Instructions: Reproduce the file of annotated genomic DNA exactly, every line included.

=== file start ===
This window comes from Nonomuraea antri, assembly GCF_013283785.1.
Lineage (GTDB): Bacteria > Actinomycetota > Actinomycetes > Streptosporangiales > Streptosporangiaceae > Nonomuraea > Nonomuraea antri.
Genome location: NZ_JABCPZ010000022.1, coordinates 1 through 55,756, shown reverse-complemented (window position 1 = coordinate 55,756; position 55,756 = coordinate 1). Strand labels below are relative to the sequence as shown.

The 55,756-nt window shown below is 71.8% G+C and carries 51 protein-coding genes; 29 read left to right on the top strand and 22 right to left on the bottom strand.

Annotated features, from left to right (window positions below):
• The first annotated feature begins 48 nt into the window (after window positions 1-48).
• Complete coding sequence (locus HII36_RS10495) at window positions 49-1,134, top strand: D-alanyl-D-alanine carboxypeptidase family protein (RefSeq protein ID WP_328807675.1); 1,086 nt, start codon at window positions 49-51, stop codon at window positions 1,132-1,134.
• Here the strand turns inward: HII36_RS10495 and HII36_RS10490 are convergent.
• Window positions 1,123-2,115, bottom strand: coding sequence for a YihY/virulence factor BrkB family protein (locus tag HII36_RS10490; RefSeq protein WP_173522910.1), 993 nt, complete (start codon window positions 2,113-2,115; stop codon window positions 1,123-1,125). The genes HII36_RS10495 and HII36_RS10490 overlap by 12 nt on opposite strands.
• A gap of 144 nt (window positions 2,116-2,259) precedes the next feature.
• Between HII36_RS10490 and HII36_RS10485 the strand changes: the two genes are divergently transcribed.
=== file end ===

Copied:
This window comes from Nonomuraea antri, assembly GCF_013283785.1.
Lineage (GTDB): Bacteria > Actinomycetota > Actinomycetes > Streptosporangiales > Streptosporangiaceae > Nonomuraea > Nonomuraea antri.
Genome location: NZ_JABCPZ010000022.1, coordinates 1 through 55,756, shown reverse-complemented (window position 1 = coordinate 55,756; position 55,756 = coordinate 1). Strand labels below are relative to the sequence as shown.

The 55,756-nt window shown below is 71.8% G+C and carries 51 protein-coding genes; 29 read left to right on the top strand and 22 right to left on the bottom strand.

Annotated features, from left to right (window positions below):
• The first annotated feature begins 48 nt into the window (after window positions 1-48).
• Complete coding sequence (locus HII36_RS10495) at window positions 49-1,134, top strand: D-alanyl-D-alanine carboxypeptidase family protein (RefSeq protein ID WP_328807675.1); 1,086 nt, start codon at window positions 49-51, stop codon at window positions 1,132-1,134.
• Here the strand turns inward: HII36_RS10495 and HII36_RS10490 are convergent.
• Window positions 1,123-2,115, bottom strand: coding sequence for a YihY/virulence factor BrkB family protein (locus tag HII36_RS10490; RefSeq protein WP_173522910.1), 993 nt, complete (start codon window positions 2,113-2,115; stop codon window positions 1,123-1,125). The genes HII36_RS10495 and HII36_RS10490 overlap by 12 nt on opposite strands.
• A gap of 144 nt (window positions 2,116-2,259) precedes the next feature.
• Between HII36_RS10490 and HII36_RS10485 the strand changes: the two genes are divergently transcribed.